Gifted children, teens, and even adults often possess social and emotional traits - both gifts and encumbrances - that sometimes interfere with establishing and maintaining friendships and relationships.
And the most formidable trait just might be asynchronous development.
While asynchronous development is best defined as a discrepancy in skills or development among gifted children, it is most apparent when a child's advanced intellectual abilities contrast with an emotional or social (im)maturity reflective of a much younger child. A child who tries to converse about chemistry on the playground, for example, and then melts down into tears when rebuffed, is not going to fare well socially. This predictable pattern is frustrating and heartbreaking for both child and parent.
Asynchronous development may continue through adolescence and young adulthood. These individuals often struggle to find peers who "get them." Socially delayed, awkward and insecure, they may delve further into their studies as an escape, or become angry and disgusted with the prevailing social culture. Some retreat and become isolated, socializing with only a few select friends. Dating and sexual experimentation may start later for some of these teens and young adults, further delaying their maturation.
Self-doubt and insecurity is fueled by an excruciating awareness of their differences, and sometimes painful experiences with ostracism and bullying. Nevertheless, most gifted children and teens long for friends who will understand and accept them. Even those who are introverted still crave friendships and relationships that might offer meaningful connection, and allow them to relax and be themselves.
Sometimes gifted teens don't get to "exhale" until college, although even then, finding friends who understand them may be difficult. Their intellect and social differences may be tolerated - and even appreciated - within a university setting, but some asynchronous students still don't fit in. While their peers are out partying and surveying the frat scene, gifted young adults instead might prefer an intense dialogue about existential issues with a few close friends, or an evening spent alone reading, or playing online chess.
Even though many achieve academic or career success, some gifted adults bear the burdens of their childhood scars. The years of outlier status and difficulty relating to peers take a toll. Many still feel like misfits - shy, insecure, and afraid to assert themselves socially or on the dating scene. Some feel like impostors in their careers, especially when advancement comes easily, and self-doubts can extend even further into their relationships.
These scars can make adaptation to adult life more difficult. Add to that the common residual traits of heightened sensitivities and overthinking, and gifted adults may have a tough road ahead. Those who are perfectionistic can be highly critical of any mistakes in school or on the job, and cringe if they commit any perceived social error. A minor miscommunication or a joke that falls flat can seem devastating. Perfectionistic gifted people expect as much from themselves socially as they do in every other endeavor.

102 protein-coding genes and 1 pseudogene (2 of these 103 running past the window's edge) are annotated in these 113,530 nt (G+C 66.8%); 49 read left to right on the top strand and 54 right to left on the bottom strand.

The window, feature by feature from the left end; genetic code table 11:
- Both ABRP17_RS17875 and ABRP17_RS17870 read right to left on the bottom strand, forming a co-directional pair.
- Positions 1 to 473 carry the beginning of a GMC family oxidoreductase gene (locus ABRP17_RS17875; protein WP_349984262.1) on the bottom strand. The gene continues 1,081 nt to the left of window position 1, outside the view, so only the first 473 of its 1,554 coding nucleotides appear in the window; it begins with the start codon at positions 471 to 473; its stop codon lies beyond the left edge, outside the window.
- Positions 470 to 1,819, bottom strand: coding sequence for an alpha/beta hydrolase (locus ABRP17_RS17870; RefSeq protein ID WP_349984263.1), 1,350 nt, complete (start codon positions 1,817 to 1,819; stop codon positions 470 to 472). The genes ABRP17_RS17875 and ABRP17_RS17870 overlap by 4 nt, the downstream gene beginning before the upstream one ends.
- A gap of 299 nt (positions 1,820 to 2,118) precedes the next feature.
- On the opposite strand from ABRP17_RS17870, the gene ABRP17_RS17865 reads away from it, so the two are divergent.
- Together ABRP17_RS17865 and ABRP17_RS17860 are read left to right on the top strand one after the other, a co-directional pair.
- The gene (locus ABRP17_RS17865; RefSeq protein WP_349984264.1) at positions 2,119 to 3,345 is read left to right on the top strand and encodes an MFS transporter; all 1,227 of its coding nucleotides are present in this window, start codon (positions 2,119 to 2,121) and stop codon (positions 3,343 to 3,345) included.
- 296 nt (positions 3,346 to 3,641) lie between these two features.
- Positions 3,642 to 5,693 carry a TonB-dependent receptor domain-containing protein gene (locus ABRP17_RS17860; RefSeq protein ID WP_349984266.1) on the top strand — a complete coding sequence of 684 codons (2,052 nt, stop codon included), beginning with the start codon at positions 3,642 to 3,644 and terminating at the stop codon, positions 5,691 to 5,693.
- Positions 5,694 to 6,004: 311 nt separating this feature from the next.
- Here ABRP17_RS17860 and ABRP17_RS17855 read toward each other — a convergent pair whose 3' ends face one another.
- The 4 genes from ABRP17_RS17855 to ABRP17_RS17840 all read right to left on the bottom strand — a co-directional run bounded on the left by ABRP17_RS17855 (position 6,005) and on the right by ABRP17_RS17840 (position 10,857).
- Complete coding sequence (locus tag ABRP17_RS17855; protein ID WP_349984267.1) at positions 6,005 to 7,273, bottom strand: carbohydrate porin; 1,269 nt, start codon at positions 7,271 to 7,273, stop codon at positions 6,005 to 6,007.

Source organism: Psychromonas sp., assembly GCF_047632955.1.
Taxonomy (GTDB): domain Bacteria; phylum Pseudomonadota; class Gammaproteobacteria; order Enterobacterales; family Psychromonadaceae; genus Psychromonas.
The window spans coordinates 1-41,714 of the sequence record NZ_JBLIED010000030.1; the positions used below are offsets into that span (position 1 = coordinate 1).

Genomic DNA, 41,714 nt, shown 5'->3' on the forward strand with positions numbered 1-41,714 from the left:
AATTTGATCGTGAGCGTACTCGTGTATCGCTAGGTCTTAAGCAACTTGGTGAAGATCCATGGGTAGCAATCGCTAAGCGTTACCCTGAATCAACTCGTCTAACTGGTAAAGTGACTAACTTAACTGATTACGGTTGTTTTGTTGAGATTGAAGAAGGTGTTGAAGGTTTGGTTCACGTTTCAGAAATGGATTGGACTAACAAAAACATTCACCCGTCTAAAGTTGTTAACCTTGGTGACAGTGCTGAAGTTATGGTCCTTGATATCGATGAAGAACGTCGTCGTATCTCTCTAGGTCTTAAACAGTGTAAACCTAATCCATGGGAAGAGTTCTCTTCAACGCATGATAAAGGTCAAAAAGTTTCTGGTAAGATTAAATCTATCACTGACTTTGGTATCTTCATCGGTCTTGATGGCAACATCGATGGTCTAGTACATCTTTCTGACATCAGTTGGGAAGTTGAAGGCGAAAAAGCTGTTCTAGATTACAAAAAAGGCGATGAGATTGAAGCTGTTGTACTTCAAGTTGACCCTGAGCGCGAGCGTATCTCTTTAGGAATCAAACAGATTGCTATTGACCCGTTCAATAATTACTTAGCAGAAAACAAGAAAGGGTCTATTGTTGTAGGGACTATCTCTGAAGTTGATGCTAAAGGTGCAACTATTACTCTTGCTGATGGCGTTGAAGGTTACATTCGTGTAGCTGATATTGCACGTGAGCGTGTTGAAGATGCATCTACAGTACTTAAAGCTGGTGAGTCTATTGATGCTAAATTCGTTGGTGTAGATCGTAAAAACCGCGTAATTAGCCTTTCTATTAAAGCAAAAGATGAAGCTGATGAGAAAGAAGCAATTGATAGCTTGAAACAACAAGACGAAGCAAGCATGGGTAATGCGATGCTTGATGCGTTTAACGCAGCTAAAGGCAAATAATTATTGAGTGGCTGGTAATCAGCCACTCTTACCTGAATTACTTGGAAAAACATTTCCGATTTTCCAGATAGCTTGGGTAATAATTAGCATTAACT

How can you help your gifted child?
1. Help your child understand what it means to be gifted. Help him appreciate that giftedness is just one aspect of who he is - and that it does not make him any better or worse than anyone else. You will need to tailor your language to your child's age and capacity to understand, and also explain how asynchronous development may complicate friendships. For ideas on how to talk to your child, you might consider some of the suggestions listed here.
2. Seek out opportunities where your child can interact with like-minded peers, regardless of their age. If ability grouping or challenging extracurriculars are not available at school, investigate what options might be available after school, at local colleges, and during the summer. Sometimes low-cost, free or scholarship opportunities are available. And while the activity should be challenging and engaging, it is just as critical that it serves as a place for making friends. That experience of true connection gifted children long for may not occur until they find such an extracurricular activity or class, and their enthusiasm, relief and sense of wonder when this occurs is palpable.
3. Help your child with social skills and emotions. An advanced intellect and/or social immaturity are no excuse for neglecting to learn social manners, patience, and empathy for others. If your child struggles to contain her feelings, exhibiting rage or melt-downs, help her learn to control and more appropriately express these emotions. In contrast, some gifted children are empathetic to a fault, and overthink every interaction. If your child is shy and socially anxious, or your teen is socially isolated, offer advice about how to proceed, and even ideas about what she might say in social situations. Some ideas for addressing these concerns can be found here, here, here and here. However, when support and guidance from family and friends is not enough, counseling with a licensed mental health professional is recommended.
More blog posts about asynchronous development can be found here, here, here, here, and here. Let us know about your experience with your asynchronous child in the comments section below.
This blog is part of Hoagie's Gifted Education Page Blog Hop on Relationships. To read more blogs, click on: http://www.hoagiesgifted.org/blog_hop_relationships.htm